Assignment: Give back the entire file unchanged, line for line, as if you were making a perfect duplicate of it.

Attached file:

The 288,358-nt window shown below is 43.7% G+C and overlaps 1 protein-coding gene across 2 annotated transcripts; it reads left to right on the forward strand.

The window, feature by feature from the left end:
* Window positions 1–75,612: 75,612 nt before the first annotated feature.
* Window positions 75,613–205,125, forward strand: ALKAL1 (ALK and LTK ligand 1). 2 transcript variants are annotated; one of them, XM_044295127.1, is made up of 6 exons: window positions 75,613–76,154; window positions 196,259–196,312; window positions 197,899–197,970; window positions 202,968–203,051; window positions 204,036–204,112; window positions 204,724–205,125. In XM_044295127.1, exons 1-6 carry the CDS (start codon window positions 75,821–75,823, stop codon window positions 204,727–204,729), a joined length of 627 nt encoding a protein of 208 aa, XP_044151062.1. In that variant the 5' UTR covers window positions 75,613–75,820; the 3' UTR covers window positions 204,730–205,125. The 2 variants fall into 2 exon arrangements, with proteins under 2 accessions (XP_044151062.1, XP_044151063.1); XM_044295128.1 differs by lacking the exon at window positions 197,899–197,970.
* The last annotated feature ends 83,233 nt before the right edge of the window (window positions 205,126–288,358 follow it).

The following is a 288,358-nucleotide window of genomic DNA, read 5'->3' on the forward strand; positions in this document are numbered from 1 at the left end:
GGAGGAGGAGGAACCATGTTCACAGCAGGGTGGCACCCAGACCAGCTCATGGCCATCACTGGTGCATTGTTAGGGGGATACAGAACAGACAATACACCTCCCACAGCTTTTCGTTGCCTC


The 288,358-nt window shown below is 43.7% G+C and overlaps 1 protein-coding gene across 2 annotated transcripts; it reads left to right on the forward strand.

The window, feature by feature from the left end:
* Window positions 1–75,612: 75,612 nt before the first annotated feature.
* Window positions 75,613–205,125, forward strand: ALKAL1 (ALK and LTK ligand 1). 2 transcript variants are annotated; one of them, XM_044295127.1, is made up of 6 exons: window positions 75,613–76,154; window positions 196,259–196,312; window positions 197,899–197,970; window positions 202,968–203,051; window positions 204,036–204,112; window positions 204,724–205,125. In XM_044295127.1, exons 1-6 carry the CDS (start codon window positions 75,821–75,823, stop codon window positions 204,727–204,729), a joined length of 627 nt encoding a protein of 208 aa, XP_044151062.1. In that variant the 5' UTR covers window positions 75,613–75,820; the 3' UTR covers window positions 204,730–205,125. The 2 variants fall into 2 exon arrangements, with proteins under 2 accessions (XP_044151062.1, XP_044151063.1); XM_044295128.1 differs by lacking the exon at window positions 197,899–197,970.
* The last annotated feature ends 83,233 nt before the right edge of the window (window positions 205,126–288,358 follow it).

The following is a 288,358-nucleotide window of genomic DNA, read 5'->3' on the forward strand; positions in this document are numbered from 1 at the left end:
GGAGGAGGAGGAACCATGTTCACAGCAGGGTGGCACCCAGACCAGCTCATGGCCATCACTGGTGCATTGTTAGGGGGATACAGAACAGACAATACACCTCCCACAGCTTTTCGTTGCCTC